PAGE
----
SWEDISH BIOTECH company CropTailor has scored a world first by mapping the DNA of oats, in research which should contribute to healthier and more sustainable varieties of the crop.

Sequencing the comprehensive and complex oat genome will allow plant breeders to develop new oat varieties, for example with higher levels of the dietary fiber betaglucan or higher protein content. In addition, new oat varieties that are more resilient to harmful insects and fungal infestations can be developed.

CropTailor chief executive Olof Olsson said: "I am very excited about this. After many years of extensive research, we have finally cracked the code! To determine the complete nucleotide sequence of the entire oat genome is revolutionary and we will now be able to develop even better oat varieties."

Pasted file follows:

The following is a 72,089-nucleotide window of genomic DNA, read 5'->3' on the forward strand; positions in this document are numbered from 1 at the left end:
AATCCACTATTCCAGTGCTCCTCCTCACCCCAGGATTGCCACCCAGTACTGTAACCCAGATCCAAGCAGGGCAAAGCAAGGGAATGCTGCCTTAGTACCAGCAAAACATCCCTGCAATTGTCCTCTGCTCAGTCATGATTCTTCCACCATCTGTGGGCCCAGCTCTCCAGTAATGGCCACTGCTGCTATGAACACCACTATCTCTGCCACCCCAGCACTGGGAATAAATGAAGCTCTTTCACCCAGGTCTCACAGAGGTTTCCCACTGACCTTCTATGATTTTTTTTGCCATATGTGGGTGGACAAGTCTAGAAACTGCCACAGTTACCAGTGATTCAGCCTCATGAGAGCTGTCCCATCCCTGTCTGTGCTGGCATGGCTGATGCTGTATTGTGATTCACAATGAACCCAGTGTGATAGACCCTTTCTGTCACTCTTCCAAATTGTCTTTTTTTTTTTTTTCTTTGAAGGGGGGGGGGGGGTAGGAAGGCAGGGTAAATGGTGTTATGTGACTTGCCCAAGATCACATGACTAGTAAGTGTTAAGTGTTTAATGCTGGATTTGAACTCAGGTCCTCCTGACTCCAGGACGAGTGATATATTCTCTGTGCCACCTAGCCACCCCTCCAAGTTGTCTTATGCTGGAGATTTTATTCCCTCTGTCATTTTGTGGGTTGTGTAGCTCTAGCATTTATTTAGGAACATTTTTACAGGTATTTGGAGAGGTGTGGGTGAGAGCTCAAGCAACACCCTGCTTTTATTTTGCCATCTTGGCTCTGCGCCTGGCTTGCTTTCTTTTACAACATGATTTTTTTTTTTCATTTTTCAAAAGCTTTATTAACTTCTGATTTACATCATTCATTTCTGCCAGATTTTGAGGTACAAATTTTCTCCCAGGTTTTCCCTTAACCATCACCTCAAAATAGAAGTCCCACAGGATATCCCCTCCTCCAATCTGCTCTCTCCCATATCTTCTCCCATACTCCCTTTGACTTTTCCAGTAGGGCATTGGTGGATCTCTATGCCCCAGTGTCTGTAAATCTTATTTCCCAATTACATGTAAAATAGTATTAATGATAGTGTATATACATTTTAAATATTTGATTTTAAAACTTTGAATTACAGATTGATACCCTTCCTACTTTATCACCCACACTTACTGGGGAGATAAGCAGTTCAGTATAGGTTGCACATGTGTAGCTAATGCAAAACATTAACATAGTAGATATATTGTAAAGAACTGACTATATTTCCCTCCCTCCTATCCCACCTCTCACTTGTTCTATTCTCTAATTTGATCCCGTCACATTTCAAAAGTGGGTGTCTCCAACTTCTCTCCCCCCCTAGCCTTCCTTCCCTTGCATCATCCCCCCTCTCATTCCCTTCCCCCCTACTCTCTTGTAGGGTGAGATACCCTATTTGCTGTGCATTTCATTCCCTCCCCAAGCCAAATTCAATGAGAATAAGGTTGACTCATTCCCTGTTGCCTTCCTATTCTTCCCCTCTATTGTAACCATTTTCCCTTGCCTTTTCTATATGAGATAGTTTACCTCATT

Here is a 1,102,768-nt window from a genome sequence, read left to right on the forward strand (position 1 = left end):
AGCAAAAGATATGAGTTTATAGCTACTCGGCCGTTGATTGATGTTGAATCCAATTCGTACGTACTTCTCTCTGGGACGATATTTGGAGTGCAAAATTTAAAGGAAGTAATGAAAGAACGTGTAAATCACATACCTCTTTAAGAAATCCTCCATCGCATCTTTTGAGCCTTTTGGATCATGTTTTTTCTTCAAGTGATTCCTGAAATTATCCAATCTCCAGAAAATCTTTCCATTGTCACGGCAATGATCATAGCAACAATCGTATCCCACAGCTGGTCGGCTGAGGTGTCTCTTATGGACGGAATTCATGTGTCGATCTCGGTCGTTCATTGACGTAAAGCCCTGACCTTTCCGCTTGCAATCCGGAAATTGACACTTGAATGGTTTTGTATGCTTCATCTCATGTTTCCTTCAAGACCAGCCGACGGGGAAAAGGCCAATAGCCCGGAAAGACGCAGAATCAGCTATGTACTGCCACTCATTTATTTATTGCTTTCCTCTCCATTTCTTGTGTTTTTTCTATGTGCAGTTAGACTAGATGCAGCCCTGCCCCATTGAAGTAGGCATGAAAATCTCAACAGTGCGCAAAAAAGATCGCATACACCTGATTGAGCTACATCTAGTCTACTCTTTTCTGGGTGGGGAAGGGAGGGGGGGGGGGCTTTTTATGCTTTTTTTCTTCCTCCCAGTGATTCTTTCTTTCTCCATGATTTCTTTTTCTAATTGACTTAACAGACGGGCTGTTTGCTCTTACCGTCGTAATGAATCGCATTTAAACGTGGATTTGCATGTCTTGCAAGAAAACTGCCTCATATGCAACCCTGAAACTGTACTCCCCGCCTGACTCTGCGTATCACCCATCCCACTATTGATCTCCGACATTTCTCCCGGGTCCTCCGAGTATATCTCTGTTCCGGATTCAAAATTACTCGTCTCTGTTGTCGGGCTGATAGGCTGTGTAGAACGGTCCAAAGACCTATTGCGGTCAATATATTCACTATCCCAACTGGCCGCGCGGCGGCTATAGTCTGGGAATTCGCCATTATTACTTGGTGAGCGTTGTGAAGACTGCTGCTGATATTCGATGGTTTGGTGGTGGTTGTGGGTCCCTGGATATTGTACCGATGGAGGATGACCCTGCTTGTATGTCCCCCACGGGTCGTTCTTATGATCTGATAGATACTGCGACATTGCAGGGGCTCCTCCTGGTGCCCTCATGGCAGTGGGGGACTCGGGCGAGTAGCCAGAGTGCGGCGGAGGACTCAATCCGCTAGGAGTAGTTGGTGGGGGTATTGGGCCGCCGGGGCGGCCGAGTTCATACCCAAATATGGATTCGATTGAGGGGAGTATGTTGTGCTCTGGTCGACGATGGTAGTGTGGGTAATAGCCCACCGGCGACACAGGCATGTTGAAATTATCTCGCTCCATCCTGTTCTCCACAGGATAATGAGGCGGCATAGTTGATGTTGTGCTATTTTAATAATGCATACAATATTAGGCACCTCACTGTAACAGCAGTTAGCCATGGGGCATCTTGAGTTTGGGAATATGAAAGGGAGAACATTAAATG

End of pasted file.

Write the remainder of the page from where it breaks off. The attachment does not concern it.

Lantmännen, the Swedish agricultural cooperative owned by 25,000 Swedish farmers, and majority owner of CropTailor, is happy about the research findings: "Lantmännen has during the last 10 years made large investments in plant breeding in order to produce crops with higher quality, improved health benefits and better resilience," said research director Mats Larsson. "Now we can optimize the oat varieties even further, bringing huge benefits to both consumers and the environment."

Researchers used the oat variety Belinda when mapping the genome. The plan now is to sequence additional oat varieties to produce an oat reference genome, enabling identification of genes only found in certain types of oat varieties, which will be useful for future plant breeding.